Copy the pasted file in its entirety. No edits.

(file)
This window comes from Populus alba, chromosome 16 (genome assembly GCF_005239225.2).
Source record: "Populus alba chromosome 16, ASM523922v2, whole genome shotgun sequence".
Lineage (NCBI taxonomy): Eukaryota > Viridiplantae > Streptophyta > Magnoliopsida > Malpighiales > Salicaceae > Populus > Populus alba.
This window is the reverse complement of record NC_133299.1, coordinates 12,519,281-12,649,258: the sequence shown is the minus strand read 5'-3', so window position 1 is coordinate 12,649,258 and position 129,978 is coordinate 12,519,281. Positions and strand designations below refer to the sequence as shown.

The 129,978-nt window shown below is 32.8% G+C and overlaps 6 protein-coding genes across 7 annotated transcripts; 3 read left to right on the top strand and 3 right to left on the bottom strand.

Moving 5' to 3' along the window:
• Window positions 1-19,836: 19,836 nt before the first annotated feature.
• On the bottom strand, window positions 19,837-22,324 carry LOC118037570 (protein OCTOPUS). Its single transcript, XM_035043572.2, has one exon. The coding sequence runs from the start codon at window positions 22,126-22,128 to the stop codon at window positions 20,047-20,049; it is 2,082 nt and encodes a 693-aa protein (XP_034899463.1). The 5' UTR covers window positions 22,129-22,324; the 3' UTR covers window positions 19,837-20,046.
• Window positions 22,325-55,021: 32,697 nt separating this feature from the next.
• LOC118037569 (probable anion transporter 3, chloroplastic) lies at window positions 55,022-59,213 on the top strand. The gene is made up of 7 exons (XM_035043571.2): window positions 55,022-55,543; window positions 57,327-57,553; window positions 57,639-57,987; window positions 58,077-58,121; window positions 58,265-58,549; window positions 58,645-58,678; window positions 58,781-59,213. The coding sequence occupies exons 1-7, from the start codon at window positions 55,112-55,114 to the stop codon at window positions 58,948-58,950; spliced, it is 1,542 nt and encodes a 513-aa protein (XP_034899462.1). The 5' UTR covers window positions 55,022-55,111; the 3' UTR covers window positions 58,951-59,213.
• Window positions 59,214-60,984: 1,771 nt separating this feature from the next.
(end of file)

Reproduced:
This window comes from Populus alba, chromosome 16 (genome assembly GCF_005239225.2).
Source record: "Populus alba chromosome 16, ASM523922v2, whole genome shotgun sequence".
Lineage (NCBI taxonomy): Eukaryota > Viridiplantae > Streptophyta > Magnoliopsida > Malpighiales > Salicaceae > Populus > Populus alba.
This window is the reverse complement of record NC_133299.1, coordinates 12,519,281-12,649,258: the sequence shown is the minus strand read 5'-3', so window position 1 is coordinate 12,649,258 and position 129,978 is coordinate 12,519,281. Positions and strand designations below refer to the sequence as shown.

The 129,978-nt window shown below is 32.8% G+C and overlaps 6 protein-coding genes across 7 annotated transcripts; 3 read left to right on the top strand and 3 right to left on the bottom strand.

Moving 5' to 3' along the window:
• Window positions 1-19,836: 19,836 nt before the first annotated feature.
• On the bottom strand, window positions 19,837-22,324 carry LOC118037570 (protein OCTOPUS). Its single transcript, XM_035043572.2, has one exon. The coding sequence runs from the start codon at window positions 22,126-22,128 to the stop codon at window positions 20,047-20,049; it is 2,082 nt and encodes a 693-aa protein (XP_034899463.1). The 5' UTR covers window positions 22,129-22,324; the 3' UTR covers window positions 19,837-20,046.
• Window positions 22,325-55,021: 32,697 nt separating this feature from the next.
• LOC118037569 (probable anion transporter 3, chloroplastic) lies at window positions 55,022-59,213 on the top strand. The gene is made up of 7 exons (XM_035043571.2): window positions 55,022-55,543; window positions 57,327-57,553; window positions 57,639-57,987; window positions 58,077-58,121; window positions 58,265-58,549; window positions 58,645-58,678; window positions 58,781-59,213. The coding sequence occupies exons 1-7, from the start codon at window positions 55,112-55,114 to the stop codon at window positions 58,948-58,950; spliced, it is 1,542 nt and encodes a 513-aa protein (XP_034899462.1). The 5' UTR covers window positions 55,022-55,111; the 3' UTR covers window positions 58,951-59,213.
• Window positions 59,214-60,984: 1,771 nt separating this feature from the next.